MONKAM SOLICITORS

SOLICITOR IN ENGLAND AND WALES

AVOCAT AT THE BAR OF PARIS

BREXIT AND BUSINESS REORGANISATIONS

MONKAM SOLICITORS advises and assists companies to reorganise their business during the Brexit.


Indeed, Wednesday 29 March 2017 will remain a major date in the History of the European Union because it is that day that the UK Prime Minister, Ms Theresa May sent the letter triggering article 50 of the Treaty on European Union to Mr. Donald Tusk, President of the European Council. In other words, Great Britain will be out of Europe within the coming 24 months maximum. That historic event has a serious meaning for the companies doing businesses in the UK, i.e. they should reorganise or restructure their activities within this short time limit.

No important changes would be brought to the current UK employment law during that 24-month period. The UK government has published a Great Repeal Bill whose purpose is to transfer most of EU laws into UK laws when the Brexit is effective.

There are various options that would allow the companies established in the UK to restructure their business:

- First option said 'soft': the company may warn its employees that it wishes to amend certain elements of their employment contracts, e.g. the place of work. The positions would be transferred to other places or sites in the European Union. Such amendment cannot be unilateral and requires the acceptance of the relevant employees.

The employer should obtain easily the acceptance of the employees who are mobile such as the executives, the top managers, the engineers who speak various languages. A simple addendum to the contract of employment should suffice with possible financial compensations and help to move from countries. However, the employees with few qualifications and who can hardly move might refuse such proposal to amend their contracts of employment.


- Second option said 'hard': the company starts a procedure to collectively dismiss the employees. It should be noted that the law requests a specific procedure where the employer considers to dismiss no fewer than 20 employees within a 90-day period.

The unions recognised in the company (or employees' representatives elected specifically) should be consulted in good times and no later than 30 days before the effectiveness of the redundancies. That period is extended to 45 days where no fewer than 100 employees are dismissed in one establishment. Further, the affected employees should be consulted individually and they should be offered alternative employments or redeployments.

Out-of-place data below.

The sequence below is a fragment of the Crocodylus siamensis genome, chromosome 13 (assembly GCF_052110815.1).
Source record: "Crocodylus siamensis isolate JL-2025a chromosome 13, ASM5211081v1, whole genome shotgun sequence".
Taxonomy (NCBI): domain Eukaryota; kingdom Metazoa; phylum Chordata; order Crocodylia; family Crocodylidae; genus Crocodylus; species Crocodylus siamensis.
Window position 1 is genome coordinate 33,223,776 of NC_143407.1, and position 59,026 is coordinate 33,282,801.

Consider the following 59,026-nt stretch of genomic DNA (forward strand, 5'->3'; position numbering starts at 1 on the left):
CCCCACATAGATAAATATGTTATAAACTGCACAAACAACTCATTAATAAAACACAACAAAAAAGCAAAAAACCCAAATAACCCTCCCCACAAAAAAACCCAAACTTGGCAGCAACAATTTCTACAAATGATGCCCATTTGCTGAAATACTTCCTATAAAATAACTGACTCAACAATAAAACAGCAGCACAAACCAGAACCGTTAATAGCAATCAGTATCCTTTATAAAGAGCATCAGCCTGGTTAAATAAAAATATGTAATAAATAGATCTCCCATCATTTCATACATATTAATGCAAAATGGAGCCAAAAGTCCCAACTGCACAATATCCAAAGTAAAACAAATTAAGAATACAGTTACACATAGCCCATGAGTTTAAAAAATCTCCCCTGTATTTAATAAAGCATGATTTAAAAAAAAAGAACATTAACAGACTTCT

- Third option said 'mixed': the company sells or transfers its business to another investor or purchaser. That is called the Transfer of Undertakings (Protection of Employment). It should be noted that the relevant employees might object to the transfer and resign from the company with no employer's liability (provided the law has been complied with). The new investor has to take over the contracts of the employees relating to the business transferred. However, the investor has a legal right to adapt the purchased entity, especially if it invokes that the change is justified by an economic, technical or organisational reason (ETO reason) that renders necessary a change in the workforce

Regardless of the option chosen, it is essential that the employers who reorganise their activities work closely with the work unions or employee representatives in order to introduce the changes and lower the risks of industrial actions. Further, it is advisable to start the restructuring as soon as possible because the countdown of 24-months has started and is really short.